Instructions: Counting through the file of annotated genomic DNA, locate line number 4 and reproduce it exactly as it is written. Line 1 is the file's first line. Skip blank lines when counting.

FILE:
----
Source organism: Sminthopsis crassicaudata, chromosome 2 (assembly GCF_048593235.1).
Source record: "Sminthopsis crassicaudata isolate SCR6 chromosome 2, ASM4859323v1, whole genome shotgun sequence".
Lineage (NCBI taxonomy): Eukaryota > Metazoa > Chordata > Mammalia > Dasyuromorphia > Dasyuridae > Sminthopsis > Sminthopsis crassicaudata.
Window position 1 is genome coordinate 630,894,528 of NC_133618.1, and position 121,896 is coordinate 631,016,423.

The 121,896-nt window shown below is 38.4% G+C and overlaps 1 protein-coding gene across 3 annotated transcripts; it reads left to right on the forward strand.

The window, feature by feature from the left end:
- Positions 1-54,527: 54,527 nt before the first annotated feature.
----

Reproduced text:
Window position 1 is genome coordinate 630,894,528 of NC_133618.1, and position 121,896 is coordinate 631,016,423.